[Show abstract][Hide abstract] ABSTRACT:
Several methods of treatment for hepatocellular carcinoma (HCC) are often used in combination for either palliation or cure. We established a multidisciplinary treatment team (MDTT) at the San Francisco Veterans Affairs Medical Center in November 2003 and assessed whether aggressive multimodality treatment strategies may affect survival. A prospective database was established and follow-up information from patients with presumed HCC was collected up to November 2006. Information from the American College of Surgeons (ACS) cancer registry from January 2000 to November 2003 identified patients with HCC that were evaluated at the same institution prior to the establishment of the MDTT. The establishment of a MDTT resulted in the doubling of patient referrals for treatment. Significantly more patients were evaluated at earlier stages of disease and received either palliative or curative therapies. The overall survival (p<0.0001) and length of follow-up (p<0.05) were significantly improved after the establishment of the MDTT. Stage-by-stage comparisons indicate that aggressive multimodality therapy conferred significant survival advantage to patients with American Joint Commission on Cancer (AJCC) stage II HCC (odds ratio 15.50, p<0.001). Multidisciplinary collaboration and multimodality treatment approaches are important in the management of hepatocellular carcinoma and improves patient survival.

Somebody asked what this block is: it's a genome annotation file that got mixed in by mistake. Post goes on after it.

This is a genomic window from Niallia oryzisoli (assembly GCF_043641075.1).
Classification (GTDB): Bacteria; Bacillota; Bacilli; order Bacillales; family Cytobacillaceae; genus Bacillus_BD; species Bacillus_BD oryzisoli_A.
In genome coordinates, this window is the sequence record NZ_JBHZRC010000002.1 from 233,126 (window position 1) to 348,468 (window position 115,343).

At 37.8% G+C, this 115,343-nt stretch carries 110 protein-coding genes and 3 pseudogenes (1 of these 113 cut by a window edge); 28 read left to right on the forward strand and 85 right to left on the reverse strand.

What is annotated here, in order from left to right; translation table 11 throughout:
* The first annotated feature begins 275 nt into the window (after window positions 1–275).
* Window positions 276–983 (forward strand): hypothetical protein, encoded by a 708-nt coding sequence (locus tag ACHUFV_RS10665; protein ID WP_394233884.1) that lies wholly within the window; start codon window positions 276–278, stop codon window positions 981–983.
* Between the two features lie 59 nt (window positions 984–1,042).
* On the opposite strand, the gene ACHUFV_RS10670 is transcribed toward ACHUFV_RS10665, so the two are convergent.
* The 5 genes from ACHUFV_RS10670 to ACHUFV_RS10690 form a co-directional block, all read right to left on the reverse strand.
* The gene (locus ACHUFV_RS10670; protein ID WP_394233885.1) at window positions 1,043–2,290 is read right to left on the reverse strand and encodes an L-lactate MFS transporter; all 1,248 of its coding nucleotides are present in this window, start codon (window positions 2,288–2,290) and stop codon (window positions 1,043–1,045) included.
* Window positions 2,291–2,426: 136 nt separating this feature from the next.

Cancer 03/2013; 119(5). DOI:10.1002/cncr.27859 · 4.90 Impact Factor
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